The ECB labeled the virtual currency as “a digital representation of value, not issued by a central bank, credit institution or e-money institution, which, in some circumstances, can be used as an alternative to money,” omitting words such as “digital money” or “unregulated.”
In February 2018, Europe's three top financial regulators - European Securities and Markets Authority, European Banking Authority and European Insurance and Occupational Pensions Authority- issued a pan-EU warning to consumers regarding the risks of buying cryptocurrencies. The regulators warned that cryptocurrencies are highly risky and unregulated products and are therefore “unsuitable as investment, savings or retirement planning products.”
On May 23 the bosses of Europe's largest financial institutions called on central banks and regulators to take "urgent" action on the rise of cryptocurrencies, as Financial News reported.
Jean Lemierre, the chairman of BNP Paribas, the world’s 8th largest bank, told delegates at The Institute of International Finance Spring Membership Meeting in Brussels that regulators needed to "decide what they want" and provide clarity to the industry about any potential regulation on managing digital money. Francisco Gonzalez, the group chief executive of Spanish lender BBVA, in turn, called for financial services executives to talk to regulators "to force them to understand what is going on".
However, the attitude towards cryptocurrency differs across the European Union. While a lot of countries are clamping down on cryptocurrency, the Baltic nation of Lithuania is taking a different tack by fully embracing blockchain and crypto-based businesses. According to Live Bitcoin News, the country has raised 500 million euros from the industry over the past year. European central banks are unhappy with the development, fearing that it could fuel illegal activity and disrupt the current financial system.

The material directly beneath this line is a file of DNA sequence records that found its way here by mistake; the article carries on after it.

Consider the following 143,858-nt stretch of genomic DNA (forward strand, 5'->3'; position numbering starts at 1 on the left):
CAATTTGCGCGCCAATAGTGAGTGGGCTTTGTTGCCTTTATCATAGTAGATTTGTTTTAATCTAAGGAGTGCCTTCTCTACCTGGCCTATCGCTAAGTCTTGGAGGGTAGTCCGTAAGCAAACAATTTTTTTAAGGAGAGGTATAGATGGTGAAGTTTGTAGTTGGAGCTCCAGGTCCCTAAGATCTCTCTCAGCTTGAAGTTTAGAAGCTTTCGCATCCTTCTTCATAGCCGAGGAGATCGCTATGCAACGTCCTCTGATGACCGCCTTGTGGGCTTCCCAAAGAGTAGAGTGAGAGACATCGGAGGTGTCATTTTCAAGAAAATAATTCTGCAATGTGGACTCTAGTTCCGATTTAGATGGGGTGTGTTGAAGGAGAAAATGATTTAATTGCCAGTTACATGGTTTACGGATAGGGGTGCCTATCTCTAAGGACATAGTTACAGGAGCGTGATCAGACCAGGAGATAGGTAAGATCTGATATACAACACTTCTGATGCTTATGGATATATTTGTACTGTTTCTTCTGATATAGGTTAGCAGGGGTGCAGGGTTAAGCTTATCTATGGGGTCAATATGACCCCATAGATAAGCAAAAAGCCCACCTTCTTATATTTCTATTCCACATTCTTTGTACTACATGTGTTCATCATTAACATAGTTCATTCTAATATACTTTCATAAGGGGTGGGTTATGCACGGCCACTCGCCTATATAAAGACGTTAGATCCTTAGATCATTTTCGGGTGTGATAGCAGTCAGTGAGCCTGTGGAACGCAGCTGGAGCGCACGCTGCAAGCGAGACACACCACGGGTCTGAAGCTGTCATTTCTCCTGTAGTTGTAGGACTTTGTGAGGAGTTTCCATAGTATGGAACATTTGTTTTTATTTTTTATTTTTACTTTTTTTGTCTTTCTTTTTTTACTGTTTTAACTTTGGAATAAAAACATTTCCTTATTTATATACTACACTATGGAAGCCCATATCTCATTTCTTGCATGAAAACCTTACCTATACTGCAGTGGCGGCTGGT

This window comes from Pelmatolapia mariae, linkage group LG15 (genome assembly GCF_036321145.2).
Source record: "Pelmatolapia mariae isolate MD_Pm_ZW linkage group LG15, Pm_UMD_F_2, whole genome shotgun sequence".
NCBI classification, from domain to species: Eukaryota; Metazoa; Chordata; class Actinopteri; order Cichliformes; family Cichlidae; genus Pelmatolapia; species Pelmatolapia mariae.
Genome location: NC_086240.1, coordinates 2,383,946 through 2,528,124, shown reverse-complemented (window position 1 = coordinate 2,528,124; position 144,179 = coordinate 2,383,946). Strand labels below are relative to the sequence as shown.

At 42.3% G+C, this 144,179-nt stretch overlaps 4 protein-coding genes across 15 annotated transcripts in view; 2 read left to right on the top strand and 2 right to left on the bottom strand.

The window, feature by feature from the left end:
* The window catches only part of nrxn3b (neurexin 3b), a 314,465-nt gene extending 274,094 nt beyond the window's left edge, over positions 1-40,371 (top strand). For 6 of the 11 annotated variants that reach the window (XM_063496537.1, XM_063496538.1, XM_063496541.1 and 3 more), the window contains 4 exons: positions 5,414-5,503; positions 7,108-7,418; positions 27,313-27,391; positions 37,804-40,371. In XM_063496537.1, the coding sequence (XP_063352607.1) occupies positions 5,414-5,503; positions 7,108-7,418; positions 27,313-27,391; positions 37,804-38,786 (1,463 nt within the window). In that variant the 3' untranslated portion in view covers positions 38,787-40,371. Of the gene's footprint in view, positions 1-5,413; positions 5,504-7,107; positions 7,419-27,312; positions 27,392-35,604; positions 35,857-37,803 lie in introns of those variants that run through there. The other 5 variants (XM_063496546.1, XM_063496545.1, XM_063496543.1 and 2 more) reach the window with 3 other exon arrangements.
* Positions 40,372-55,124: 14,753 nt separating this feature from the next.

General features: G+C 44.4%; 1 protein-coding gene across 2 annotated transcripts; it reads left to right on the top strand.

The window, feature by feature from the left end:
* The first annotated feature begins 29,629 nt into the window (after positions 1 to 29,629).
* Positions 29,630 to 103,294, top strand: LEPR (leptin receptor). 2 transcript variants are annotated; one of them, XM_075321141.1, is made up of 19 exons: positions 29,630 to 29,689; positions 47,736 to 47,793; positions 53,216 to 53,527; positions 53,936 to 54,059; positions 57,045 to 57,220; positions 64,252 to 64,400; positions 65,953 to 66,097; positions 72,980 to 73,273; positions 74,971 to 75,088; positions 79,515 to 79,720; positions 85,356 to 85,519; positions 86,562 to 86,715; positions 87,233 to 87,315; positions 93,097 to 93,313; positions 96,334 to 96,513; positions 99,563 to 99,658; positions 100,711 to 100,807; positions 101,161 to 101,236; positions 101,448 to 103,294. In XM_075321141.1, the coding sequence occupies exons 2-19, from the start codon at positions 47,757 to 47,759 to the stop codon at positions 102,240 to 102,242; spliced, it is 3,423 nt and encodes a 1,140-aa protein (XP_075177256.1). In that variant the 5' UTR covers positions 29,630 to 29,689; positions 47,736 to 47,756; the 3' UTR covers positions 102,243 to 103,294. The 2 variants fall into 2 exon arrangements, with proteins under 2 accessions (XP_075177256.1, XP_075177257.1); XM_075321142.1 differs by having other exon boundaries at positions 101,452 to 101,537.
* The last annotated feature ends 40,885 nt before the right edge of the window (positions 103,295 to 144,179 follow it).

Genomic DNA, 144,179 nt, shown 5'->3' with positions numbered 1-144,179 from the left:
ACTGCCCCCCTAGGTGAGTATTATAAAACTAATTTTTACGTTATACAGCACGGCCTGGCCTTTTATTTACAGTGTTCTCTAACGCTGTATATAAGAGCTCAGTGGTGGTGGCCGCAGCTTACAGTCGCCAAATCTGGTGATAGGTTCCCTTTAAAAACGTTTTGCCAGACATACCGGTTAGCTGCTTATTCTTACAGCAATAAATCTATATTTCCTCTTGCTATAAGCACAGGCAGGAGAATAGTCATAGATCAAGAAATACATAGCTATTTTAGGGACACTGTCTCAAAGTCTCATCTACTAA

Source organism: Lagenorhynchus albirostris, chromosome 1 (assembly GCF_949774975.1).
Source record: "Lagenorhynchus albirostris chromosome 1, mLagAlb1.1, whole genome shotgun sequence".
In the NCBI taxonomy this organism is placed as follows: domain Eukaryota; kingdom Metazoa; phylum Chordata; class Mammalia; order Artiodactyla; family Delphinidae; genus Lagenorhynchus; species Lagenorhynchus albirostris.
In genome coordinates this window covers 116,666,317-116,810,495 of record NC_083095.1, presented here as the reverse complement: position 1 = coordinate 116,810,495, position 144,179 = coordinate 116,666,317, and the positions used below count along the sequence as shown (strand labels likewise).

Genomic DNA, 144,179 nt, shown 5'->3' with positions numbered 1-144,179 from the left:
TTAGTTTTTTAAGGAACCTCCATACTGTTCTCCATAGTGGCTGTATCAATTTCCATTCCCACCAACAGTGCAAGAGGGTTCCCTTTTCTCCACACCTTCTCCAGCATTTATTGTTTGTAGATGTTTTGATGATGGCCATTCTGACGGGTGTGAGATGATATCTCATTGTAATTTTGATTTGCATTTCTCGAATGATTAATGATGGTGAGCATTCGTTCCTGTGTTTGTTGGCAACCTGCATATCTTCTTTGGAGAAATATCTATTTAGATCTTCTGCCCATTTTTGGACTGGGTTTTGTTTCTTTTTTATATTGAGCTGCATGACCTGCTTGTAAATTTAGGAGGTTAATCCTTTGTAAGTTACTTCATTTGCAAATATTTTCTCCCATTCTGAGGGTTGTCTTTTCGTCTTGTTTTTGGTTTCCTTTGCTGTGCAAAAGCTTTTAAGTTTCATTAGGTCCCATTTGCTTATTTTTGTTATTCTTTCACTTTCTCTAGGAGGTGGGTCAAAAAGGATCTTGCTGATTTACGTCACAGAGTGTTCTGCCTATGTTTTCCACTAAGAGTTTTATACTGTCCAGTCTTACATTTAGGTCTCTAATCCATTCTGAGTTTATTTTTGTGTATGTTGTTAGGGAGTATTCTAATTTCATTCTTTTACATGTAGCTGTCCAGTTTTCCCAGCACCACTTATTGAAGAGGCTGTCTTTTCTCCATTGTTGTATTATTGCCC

The small Baltic nation of Estonia is another EU member state, whose tech-friendly government seems willing to implement innovations like blockchain technology for healthcare, banking services and even governance by allowing its citizens to become “e-Residents.”
With one of the highest internet penetration rates in the world, Estonia is home to a number of Bitcoin ATMs and startups such as Paxful, a global peer-to-peer buying and selling service for Bitcoins.
When it comes to initial coin offerings (ICOs), they are allowed in the EU, given they are in adherence to Anti-Money Laundering/Know Your Customer (AML/KYC) policies and to required business regulations and licenses, per the ICO’s business function, according to Bitcoin Market Journal.
The EU Parliament’s All-Party Innovation Group now offers potential new rules that would bring ICOs within the scope of an EU-wide crowdfunding regulation that is currently being drafted. The group considered a proposal drafted by British MEP Ashley Fox earlier this month. The report states that crowdfunding service providers "should be permitted to raise capital through their platforms using certain cryptocurrencies." It adds, however, that while ICOs "offer new and innovative ways of funding," they can also be used to "generate substantial market, fraud and cybersecurity risks to investors."